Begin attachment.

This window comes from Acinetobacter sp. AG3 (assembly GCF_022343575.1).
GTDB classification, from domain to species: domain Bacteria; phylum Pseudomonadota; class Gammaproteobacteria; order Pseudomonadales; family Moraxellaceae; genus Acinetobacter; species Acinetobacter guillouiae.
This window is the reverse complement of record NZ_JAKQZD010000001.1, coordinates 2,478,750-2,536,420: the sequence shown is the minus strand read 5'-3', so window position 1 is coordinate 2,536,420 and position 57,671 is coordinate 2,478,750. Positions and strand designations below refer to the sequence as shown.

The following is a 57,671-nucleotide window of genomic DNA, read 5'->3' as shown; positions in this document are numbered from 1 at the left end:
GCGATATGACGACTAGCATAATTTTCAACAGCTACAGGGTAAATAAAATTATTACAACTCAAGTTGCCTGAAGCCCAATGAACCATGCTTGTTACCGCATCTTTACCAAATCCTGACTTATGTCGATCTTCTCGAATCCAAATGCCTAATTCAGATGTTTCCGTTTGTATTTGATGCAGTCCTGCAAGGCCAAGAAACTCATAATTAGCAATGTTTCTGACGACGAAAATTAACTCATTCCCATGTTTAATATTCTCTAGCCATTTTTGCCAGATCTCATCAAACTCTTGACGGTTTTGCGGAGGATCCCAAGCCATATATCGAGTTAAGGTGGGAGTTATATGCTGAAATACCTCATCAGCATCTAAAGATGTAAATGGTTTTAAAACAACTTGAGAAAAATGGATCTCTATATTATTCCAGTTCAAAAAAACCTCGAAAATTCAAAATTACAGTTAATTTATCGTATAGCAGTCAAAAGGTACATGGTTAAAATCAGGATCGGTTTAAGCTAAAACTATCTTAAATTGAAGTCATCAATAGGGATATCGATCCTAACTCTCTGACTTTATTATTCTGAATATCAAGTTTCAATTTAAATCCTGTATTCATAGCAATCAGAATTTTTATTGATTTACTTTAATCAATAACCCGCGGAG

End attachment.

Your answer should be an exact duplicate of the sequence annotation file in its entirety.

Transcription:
This window comes from Acinetobacter sp. AG3 (assembly GCF_022343575.1).
GTDB classification, from domain to species: domain Bacteria; phylum Pseudomonadota; class Gammaproteobacteria; order Pseudomonadales; family Moraxellaceae; genus Acinetobacter; species Acinetobacter guillouiae.
This window is the reverse complement of record NZ_JAKQZD010000001.1, coordinates 2,478,750-2,536,420: the sequence shown is the minus strand read 5'-3', so window position 1 is coordinate 2,536,420 and position 57,671 is coordinate 2,478,750. Positions and strand designations below refer to the sequence as shown.

The following is a 57,671-nucleotide window of genomic DNA, read 5'->3' as shown; positions in this document are numbered from 1 at the left end:
GCGATATGACGACTAGCATAATTTTCAACAGCTACAGGGTAAATAAAATTATTACAACTCAAGTTGCCTGAAGCCCAATGAACCATGCTTGTTACCGCATCTTTACCAAATCCTGACTTATGTCGATCTTCTCGAATCCAAATGCCTAATTCAGATGTTTCCGTTTGTATTTGATGCAGTCCTGCAAGGCCAAGAAACTCATAATTAGCAATGTTTCTGACGACGAAAATTAACTCATTCCCATGTTTAATATTCTCTAGCCATTTTTGCCAGATCTCATCAAACTCTTGACGGTTTTGCGGAGGATCCCAAGCCATATATCGAGTTAAGGTGGGAGTTATATGCTGAAATACCTCATCAGCATCTAAAGATGTAAATGGTTTTAAAACAACTTGAGAAAAATGGATCTCTATATTATTCCAGTTCAAAAAAACCTCGAAAATTCAAAATTACAGTTAATTTATCGTATAGCAGTCAAAAGGTACATGGTTAAAATCAGGATCGGTTTAAGCTAAAACTATCTTAAATTGAAGTCATCAATAGGGATATCGATCCTAACTCTCTGACTTTATTATTCTGAATATCAAGTTTCAATTTAAATCCTGTATTCATAGCAATCAGAATTTTTATTGATTTACTTTAATCAATAACCCGCGGAG